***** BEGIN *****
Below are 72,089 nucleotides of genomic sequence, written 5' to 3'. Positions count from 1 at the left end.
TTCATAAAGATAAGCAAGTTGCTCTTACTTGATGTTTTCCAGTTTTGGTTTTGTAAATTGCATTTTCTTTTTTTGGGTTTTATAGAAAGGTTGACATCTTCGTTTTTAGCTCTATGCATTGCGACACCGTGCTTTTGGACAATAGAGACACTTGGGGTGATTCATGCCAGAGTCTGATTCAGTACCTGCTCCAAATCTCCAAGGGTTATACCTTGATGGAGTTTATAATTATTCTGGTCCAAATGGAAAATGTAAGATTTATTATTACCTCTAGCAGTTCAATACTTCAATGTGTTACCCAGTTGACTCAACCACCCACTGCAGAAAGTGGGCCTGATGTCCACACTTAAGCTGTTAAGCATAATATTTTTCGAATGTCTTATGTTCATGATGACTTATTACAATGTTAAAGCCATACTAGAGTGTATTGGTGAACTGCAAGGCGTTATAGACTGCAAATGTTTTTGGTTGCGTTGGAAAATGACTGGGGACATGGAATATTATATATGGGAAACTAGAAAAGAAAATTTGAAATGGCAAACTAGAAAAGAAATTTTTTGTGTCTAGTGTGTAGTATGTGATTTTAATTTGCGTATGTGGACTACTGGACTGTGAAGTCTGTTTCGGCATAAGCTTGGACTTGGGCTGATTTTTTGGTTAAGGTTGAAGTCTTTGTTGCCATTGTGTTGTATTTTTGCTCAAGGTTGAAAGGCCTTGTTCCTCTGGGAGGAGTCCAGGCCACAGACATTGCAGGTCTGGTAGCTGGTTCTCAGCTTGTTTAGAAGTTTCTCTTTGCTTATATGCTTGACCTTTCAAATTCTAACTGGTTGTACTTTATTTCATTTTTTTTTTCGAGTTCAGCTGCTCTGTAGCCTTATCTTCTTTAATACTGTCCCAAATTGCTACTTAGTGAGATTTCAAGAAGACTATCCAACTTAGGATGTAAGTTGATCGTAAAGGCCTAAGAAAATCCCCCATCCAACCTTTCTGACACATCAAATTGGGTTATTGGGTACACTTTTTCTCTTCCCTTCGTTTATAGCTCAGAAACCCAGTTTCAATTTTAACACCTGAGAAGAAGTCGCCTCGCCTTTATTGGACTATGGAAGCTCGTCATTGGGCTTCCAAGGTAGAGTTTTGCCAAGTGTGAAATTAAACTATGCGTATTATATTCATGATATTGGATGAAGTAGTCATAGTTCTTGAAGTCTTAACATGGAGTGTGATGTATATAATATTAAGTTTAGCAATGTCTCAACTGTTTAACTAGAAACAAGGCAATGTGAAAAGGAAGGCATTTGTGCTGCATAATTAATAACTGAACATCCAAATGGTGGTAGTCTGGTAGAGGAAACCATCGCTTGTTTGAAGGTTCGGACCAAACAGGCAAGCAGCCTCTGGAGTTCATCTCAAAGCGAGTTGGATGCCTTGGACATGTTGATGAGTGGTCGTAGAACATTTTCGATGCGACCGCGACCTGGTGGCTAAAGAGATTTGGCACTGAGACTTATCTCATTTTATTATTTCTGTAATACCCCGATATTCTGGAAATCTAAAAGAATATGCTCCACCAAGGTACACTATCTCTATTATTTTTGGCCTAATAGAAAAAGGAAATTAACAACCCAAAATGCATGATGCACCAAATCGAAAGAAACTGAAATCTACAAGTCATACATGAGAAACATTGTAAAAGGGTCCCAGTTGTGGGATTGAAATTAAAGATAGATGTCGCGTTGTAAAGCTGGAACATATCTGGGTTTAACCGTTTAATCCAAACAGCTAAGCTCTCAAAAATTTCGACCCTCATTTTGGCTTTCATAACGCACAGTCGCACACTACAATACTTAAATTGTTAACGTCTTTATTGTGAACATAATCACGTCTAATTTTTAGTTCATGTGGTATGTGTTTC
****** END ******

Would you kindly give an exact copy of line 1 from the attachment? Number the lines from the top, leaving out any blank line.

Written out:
Below are 72,089 nucleotides of genomic sequence, written 5' to 3'. Positions count from 1 at the left end.